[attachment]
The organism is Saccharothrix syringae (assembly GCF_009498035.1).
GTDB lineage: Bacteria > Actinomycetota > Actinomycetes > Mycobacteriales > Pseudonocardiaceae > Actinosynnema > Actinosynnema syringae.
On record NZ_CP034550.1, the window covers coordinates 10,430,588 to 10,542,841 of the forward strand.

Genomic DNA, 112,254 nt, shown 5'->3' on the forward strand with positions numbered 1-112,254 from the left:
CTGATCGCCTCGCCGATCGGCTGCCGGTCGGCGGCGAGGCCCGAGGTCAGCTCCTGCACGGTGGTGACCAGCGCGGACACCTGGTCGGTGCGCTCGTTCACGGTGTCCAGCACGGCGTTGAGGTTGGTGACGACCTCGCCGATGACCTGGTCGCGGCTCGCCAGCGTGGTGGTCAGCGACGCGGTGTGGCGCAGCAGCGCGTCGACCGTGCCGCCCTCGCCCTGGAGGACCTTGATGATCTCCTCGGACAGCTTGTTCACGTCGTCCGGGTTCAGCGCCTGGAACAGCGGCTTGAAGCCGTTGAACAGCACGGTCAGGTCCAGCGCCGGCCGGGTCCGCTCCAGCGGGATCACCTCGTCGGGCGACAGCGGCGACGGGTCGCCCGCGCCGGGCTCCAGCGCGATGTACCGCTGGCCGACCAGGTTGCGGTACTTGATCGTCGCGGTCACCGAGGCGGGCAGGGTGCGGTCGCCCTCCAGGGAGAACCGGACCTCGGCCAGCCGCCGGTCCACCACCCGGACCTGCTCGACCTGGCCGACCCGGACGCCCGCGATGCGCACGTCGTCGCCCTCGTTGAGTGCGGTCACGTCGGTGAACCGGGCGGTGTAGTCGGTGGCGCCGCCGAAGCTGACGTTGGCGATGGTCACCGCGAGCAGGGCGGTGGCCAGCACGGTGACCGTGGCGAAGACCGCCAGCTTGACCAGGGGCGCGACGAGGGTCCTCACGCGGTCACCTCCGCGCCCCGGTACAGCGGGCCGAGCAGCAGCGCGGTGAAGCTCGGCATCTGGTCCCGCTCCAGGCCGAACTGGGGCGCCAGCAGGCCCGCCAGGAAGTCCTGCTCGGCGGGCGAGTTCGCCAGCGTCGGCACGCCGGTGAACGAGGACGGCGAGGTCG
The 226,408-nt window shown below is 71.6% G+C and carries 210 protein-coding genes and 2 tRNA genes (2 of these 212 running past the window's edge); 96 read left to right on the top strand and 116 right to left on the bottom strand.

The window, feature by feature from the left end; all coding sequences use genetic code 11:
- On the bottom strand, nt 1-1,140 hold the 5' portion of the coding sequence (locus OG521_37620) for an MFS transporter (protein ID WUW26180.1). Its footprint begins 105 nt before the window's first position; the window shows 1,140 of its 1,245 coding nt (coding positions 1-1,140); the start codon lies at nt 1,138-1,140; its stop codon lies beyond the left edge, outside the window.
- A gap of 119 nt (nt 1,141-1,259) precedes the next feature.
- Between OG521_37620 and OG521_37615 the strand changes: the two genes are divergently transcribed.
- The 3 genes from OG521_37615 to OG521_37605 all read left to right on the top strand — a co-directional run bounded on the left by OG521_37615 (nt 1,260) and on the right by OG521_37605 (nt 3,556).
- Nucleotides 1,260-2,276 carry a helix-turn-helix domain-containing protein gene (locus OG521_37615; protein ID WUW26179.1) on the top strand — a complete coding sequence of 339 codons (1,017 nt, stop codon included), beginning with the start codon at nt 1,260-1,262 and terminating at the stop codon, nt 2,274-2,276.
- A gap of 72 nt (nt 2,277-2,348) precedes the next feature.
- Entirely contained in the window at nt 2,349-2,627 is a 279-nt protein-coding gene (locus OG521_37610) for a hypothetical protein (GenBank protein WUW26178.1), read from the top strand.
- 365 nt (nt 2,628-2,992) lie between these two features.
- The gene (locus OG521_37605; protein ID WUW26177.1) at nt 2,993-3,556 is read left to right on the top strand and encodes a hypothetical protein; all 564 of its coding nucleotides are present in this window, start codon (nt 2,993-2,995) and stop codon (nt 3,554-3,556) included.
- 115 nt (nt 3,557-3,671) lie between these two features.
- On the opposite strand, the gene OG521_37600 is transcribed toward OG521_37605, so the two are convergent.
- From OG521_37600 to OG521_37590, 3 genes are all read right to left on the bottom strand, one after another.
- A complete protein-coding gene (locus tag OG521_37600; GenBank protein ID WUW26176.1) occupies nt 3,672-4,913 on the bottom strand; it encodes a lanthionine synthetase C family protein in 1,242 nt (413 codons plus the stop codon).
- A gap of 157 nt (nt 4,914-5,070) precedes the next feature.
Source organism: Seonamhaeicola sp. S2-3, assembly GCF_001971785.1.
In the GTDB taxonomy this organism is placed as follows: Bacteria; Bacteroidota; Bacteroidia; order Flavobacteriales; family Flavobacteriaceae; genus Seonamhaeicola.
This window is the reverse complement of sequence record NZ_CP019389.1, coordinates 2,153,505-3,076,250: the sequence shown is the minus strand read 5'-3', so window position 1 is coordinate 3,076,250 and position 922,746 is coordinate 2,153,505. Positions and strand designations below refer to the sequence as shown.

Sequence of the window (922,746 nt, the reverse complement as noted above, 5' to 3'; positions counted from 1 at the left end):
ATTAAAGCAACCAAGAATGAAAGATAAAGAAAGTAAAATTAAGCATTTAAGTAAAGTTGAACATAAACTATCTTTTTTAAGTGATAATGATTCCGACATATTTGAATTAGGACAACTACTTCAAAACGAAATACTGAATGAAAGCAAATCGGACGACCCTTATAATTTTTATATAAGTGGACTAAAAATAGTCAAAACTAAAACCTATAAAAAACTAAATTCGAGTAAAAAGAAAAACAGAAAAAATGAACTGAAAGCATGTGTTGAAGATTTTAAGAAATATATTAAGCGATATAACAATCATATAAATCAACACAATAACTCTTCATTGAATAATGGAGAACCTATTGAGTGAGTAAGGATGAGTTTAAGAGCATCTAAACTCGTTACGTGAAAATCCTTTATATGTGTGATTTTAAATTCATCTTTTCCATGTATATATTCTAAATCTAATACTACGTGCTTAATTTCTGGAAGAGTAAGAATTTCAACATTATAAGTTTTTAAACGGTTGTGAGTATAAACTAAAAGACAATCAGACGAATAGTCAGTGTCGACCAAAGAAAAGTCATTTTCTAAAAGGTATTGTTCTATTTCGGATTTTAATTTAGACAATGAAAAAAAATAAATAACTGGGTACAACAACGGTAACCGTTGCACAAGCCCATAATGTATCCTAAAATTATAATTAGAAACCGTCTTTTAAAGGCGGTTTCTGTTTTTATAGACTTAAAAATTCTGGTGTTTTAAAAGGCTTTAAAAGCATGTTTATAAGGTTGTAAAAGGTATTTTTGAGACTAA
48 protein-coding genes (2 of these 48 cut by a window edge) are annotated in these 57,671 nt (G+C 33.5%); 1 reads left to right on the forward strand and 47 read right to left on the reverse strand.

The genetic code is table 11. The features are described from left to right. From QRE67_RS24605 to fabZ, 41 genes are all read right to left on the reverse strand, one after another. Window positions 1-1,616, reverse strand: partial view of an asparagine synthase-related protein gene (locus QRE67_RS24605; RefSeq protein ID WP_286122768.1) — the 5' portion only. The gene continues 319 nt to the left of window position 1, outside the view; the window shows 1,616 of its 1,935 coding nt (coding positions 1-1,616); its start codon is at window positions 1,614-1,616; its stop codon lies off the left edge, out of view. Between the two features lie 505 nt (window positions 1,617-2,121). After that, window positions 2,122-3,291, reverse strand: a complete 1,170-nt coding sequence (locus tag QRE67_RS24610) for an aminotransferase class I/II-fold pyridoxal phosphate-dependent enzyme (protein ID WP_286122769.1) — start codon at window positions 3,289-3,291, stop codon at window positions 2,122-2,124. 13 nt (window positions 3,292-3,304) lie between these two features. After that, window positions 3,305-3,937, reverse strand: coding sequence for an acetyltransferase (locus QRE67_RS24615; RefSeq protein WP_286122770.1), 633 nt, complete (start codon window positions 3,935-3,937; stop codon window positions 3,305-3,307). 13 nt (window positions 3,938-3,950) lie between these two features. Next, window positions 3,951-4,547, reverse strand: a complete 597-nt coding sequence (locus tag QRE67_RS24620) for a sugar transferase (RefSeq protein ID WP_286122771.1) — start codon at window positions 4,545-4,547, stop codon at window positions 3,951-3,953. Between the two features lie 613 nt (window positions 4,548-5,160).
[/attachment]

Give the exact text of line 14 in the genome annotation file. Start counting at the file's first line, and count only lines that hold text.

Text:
- Entirely contained in the window at nt 2,349-2,627 is a 279-nt protein-coding gene (locus OG521_37610) for a hypothetical protein (GenBank protein WUW26178.1), read from the top strand.